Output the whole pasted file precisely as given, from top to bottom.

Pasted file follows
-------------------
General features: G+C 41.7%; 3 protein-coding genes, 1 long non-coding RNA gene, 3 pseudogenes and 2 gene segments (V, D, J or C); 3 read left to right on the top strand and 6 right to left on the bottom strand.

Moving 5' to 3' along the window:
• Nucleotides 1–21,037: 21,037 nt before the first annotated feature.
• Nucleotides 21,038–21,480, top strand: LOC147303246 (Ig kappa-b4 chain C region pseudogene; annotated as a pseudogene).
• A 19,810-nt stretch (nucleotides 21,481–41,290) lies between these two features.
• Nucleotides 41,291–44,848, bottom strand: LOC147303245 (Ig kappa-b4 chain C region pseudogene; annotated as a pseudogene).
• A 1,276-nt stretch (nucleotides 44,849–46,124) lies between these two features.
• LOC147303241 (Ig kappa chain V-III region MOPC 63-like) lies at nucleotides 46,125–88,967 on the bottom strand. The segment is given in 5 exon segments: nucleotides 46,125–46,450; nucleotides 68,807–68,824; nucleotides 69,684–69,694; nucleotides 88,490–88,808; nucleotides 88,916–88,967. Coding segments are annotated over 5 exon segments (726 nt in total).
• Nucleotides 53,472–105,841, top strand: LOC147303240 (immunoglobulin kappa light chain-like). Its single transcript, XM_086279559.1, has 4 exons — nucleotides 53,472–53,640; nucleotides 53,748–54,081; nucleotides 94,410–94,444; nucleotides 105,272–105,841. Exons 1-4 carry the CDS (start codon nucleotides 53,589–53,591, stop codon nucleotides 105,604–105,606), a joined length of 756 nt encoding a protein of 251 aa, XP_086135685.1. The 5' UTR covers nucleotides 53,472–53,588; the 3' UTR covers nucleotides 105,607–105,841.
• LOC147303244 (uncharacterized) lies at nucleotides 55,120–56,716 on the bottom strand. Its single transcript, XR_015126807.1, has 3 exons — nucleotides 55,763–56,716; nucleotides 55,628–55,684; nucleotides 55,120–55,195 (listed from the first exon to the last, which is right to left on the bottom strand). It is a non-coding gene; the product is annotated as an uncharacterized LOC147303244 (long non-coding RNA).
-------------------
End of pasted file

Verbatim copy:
General features: G+C 41.7%; 3 protein-coding genes, 1 long non-coding RNA gene, 3 pseudogenes and 2 gene segments (V, D, J or C); 3 read left to right on the top strand and 6 right to left on the bottom strand.

Moving 5' to 3' along the window:
• Nucleotides 1–21,037: 21,037 nt before the first annotated feature.
• Nucleotides 21,038–21,480, top strand: LOC147303246 (Ig kappa-b4 chain C region pseudogene; annotated as a pseudogene).
• A 19,810-nt stretch (nucleotides 21,481–41,290) lies between these two features.
• Nucleotides 41,291–44,848, bottom strand: LOC147303245 (Ig kappa-b4 chain C region pseudogene; annotated as a pseudogene).
• A 1,276-nt stretch (nucleotides 44,849–46,124) lies between these two features.
• LOC147303241 (Ig kappa chain V-III region MOPC 63-like) lies at nucleotides 46,125–88,967 on the bottom strand. The segment is given in 5 exon segments: nucleotides 46,125–46,450; nucleotides 68,807–68,824; nucleotides 69,684–69,694; nucleotides 88,490–88,808; nucleotides 88,916–88,967. Coding segments are annotated over 5 exon segments (726 nt in total).
• Nucleotides 53,472–105,841, top strand: LOC147303240 (immunoglobulin kappa light chain-like). Its single transcript, XM_086279559.1, has 4 exons — nucleotides 53,472–53,640; nucleotides 53,748–54,081; nucleotides 94,410–94,444; nucleotides 105,272–105,841. Exons 1-4 carry the CDS (start codon nucleotides 53,589–53,591, stop codon nucleotides 105,604–105,606), a joined length of 756 nt encoding a protein of 251 aa, XP_086135685.1. The 5' UTR covers nucleotides 53,472–53,588; the 3' UTR covers nucleotides 105,607–105,841.
• LOC147303244 (uncharacterized) lies at nucleotides 55,120–56,716 on the bottom strand. Its single transcript, XR_015126807.1, has 3 exons — nucleotides 55,763–56,716; nucleotides 55,628–55,684; nucleotides 55,120–55,195 (listed from the first exon to the last, which is right to left on the bottom strand). It is a non-coding gene; the product is annotated as an uncharacterized LOC147303244 (long non-coding RNA).